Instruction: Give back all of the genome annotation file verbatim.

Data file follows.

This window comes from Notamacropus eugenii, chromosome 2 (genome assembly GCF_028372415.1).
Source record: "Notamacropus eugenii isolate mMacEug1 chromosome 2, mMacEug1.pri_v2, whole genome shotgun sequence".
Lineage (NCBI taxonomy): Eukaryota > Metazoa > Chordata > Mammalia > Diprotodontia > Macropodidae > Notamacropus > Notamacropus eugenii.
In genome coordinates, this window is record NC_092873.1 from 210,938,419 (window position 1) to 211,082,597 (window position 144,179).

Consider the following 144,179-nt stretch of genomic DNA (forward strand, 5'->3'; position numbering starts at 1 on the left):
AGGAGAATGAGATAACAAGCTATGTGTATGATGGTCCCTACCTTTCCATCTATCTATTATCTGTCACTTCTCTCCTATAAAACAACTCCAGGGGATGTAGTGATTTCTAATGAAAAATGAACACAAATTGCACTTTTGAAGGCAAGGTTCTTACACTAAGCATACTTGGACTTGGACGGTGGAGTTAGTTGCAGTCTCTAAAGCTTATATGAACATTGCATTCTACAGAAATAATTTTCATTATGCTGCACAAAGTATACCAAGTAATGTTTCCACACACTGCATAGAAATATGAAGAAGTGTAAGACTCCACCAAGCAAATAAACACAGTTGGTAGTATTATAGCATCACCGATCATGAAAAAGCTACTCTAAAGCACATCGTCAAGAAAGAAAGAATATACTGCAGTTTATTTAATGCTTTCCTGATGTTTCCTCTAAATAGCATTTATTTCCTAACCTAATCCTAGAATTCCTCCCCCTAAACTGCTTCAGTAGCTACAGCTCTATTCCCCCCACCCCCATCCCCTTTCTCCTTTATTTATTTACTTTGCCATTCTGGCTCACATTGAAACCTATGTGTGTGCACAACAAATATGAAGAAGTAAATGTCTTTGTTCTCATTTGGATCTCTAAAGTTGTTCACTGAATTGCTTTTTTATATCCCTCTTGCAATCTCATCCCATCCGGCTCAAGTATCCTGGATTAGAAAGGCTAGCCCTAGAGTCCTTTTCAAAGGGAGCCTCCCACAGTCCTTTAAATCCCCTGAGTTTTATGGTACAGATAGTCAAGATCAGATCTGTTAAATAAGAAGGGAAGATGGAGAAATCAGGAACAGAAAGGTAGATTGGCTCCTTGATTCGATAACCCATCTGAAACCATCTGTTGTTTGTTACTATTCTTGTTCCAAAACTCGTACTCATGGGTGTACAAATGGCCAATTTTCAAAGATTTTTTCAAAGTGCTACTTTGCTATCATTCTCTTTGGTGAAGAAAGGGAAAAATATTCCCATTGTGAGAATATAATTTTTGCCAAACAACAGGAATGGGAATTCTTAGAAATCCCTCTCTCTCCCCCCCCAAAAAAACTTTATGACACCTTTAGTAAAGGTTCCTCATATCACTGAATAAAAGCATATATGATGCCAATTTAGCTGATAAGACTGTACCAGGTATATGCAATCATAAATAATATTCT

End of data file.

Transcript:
This window comes from Notamacropus eugenii, chromosome 2 (genome assembly GCF_028372415.1).
Source record: "Notamacropus eugenii isolate mMacEug1 chromosome 2, mMacEug1.pri_v2, whole genome shotgun sequence".
Lineage (NCBI taxonomy): Eukaryota > Metazoa > Chordata > Mammalia > Diprotodontia > Macropodidae > Notamacropus > Notamacropus eugenii.
In genome coordinates, this window is record NC_092873.1 from 210,938,419 (window position 1) to 211,082,597 (window position 144,179).

Consider the following 144,179-nt stretch of genomic DNA (forward strand, 5'->3'; position numbering starts at 1 on the left):
AGGAGAATGAGATAACAAGCTATGTGTATGATGGTCCCTACCTTTCCATCTATCTATTATCTGTCACTTCTCTCCTATAAAACAACTCCAGGGGATGTAGTGATTTCTAATGAAAAATGAACACAAATTGCACTTTTGAAGGCAAGGTTCTTACACTAAGCATACTTGGACTTGGACGGTGGAGTTAGTTGCAGTCTCTAAAGCTTATATGAACATTGCATTCTACAGAAATAATTTTCATTATGCTGCACAAAGTATACCAAGTAATGTTTCCACACACTGCATAGAAATATGAAGAAGTGTAAGACTCCACCAAGCAAATAAACACAGTTGGTAGTATTATAGCATCACCGATCATGAAAAAGCTACTCTAAAGCACATCGTCAAGAAAGAAAGAATATACTGCAGTTTATTTAATGCTTTCCTGATGTTTCCTCTAAATAGCATTTATTTCCTAACCTAATCCTAGAATTCCTCCCCCTAAACTGCTTCAGTAGCTACAGCTCTATTCCCCCCACCCCCATCCCCTTTCTCCTTTATTTATTTACTTTGCCATTCTGGCTCACATTGAAACCTATGTGTGTGCACAACAAATATGAAGAAGTAAATGTCTTTGTTCTCATTTGGATCTCTAAAGTTGTTCACTGAATTGCTTTTTTATATCCCTCTTGCAATCTCATCCCATCCGGCTCAAGTATCCTGGATTAGAAAGGCTAGCCCTAGAGTCCTTTTCAAAGGGAGCCTCCCACAGTCCTTTAAATCCCCTGAGTTTTATGGTACAGATAGTCAAGATCAGATCTGTTAAATAAGAAGGGAAGATGGAGAAATCAGGAACAGAAAGGTAGATTGGCTCCTTGATTCGATAACCCATCTGAAACCATCTGTTGTTTGTTACTATTCTTGTTCCAAAACTCGTACTCATGGGTGTACAAATGGCCAATTTTCAAAGATTTTTTCAAAGTGCTACTTTGCTATCATTCTCTTTGGTGAAGAAAGGGAAAAATATTCCCATTGTGAGAATATAATTTTTGCCAAACAACAGGAATGGGAATTCTTAGAAATCCCTCTCTCTCCCCCCCCAAAAAAACTTTATGACACCTTTAGTAAAGGTTCCTCATATCACTGAATAAAAGCATATATGATGCCAATTTAGCTGATAAGACTGTACCAGGTATATGCAATCATAAATAATATTCT